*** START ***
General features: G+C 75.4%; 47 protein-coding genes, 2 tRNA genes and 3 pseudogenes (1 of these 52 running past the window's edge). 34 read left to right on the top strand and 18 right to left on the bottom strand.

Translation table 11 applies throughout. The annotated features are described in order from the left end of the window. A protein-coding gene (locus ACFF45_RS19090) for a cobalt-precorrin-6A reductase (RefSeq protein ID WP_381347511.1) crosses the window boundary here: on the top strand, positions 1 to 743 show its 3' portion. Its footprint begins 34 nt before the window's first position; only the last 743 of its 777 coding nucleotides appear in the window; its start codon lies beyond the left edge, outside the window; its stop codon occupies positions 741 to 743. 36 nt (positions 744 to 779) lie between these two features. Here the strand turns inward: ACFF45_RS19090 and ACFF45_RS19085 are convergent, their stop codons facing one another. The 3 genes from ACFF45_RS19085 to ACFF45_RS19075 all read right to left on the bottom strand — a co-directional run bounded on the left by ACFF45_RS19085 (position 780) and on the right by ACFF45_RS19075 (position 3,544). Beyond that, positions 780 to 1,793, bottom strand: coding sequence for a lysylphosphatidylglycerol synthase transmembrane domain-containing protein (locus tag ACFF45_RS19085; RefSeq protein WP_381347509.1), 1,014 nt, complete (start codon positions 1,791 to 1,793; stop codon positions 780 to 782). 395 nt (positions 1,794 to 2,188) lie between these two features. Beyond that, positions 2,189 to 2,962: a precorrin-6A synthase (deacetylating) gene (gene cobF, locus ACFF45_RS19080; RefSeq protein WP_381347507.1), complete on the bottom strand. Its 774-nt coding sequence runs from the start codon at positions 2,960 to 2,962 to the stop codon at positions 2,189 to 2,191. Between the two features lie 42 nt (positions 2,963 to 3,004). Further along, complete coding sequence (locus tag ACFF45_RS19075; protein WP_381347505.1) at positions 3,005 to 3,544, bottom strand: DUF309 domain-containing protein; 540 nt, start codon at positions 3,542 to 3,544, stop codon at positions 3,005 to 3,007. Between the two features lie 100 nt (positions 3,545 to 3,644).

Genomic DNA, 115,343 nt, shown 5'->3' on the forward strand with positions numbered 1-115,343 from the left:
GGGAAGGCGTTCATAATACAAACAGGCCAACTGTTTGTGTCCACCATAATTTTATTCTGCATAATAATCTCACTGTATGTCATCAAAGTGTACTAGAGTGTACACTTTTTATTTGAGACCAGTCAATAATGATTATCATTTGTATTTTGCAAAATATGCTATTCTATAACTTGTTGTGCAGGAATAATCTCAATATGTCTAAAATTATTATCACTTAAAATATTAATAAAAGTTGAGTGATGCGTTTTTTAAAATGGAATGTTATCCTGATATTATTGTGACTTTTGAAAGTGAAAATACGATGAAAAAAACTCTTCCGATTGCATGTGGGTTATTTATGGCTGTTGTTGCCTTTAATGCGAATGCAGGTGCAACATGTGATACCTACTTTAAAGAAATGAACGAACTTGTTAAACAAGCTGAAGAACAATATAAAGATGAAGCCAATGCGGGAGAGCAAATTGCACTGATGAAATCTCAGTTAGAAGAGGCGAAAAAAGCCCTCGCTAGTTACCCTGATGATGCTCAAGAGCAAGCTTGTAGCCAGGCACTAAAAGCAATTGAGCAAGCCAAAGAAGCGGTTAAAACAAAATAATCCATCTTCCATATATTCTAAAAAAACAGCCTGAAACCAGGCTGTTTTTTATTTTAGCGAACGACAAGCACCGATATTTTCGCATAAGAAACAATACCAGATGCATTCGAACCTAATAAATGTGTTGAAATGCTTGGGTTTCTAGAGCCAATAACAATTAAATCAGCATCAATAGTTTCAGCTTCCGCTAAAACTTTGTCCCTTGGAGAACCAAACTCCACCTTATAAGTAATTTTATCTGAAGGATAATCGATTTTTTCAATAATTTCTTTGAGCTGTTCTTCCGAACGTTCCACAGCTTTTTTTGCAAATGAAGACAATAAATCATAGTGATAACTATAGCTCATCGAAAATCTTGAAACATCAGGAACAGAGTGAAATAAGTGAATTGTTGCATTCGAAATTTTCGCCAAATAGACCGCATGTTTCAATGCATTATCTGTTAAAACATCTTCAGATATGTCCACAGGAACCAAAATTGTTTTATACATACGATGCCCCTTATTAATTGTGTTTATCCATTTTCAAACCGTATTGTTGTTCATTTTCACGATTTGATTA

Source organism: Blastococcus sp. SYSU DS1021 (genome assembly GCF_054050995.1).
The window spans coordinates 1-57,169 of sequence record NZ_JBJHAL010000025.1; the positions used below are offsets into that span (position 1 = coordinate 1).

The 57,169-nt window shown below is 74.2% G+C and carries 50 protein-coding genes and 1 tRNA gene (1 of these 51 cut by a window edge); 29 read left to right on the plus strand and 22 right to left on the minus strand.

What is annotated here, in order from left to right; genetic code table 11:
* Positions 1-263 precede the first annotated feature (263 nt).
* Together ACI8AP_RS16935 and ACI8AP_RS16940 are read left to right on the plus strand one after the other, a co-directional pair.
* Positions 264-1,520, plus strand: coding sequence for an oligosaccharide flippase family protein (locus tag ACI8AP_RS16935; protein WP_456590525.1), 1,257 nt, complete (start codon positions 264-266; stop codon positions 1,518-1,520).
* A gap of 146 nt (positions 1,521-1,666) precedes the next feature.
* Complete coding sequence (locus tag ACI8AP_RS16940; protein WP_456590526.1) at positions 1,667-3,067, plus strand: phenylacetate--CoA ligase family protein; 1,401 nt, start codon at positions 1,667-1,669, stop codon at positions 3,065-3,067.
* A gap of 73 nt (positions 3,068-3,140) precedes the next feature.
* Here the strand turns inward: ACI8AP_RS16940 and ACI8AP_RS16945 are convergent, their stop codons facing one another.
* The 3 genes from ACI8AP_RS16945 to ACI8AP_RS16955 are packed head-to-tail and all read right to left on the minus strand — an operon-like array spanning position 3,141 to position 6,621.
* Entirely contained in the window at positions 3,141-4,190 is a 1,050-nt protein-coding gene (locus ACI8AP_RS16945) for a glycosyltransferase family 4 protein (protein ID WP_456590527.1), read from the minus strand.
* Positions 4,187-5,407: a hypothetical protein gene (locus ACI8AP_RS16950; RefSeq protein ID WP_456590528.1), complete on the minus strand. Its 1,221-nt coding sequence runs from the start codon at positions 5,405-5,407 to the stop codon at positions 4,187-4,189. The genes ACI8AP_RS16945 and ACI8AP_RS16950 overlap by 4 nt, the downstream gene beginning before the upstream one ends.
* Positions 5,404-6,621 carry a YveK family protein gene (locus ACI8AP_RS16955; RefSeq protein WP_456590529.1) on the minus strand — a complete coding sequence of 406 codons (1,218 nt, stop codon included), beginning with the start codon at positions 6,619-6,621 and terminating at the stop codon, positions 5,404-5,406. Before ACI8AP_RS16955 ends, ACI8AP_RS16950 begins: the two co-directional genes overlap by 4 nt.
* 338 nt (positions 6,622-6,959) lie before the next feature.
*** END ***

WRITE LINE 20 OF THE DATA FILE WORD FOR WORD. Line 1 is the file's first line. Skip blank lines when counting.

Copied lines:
* 338 nt (positions 6,622-6,959) lie before the next feature.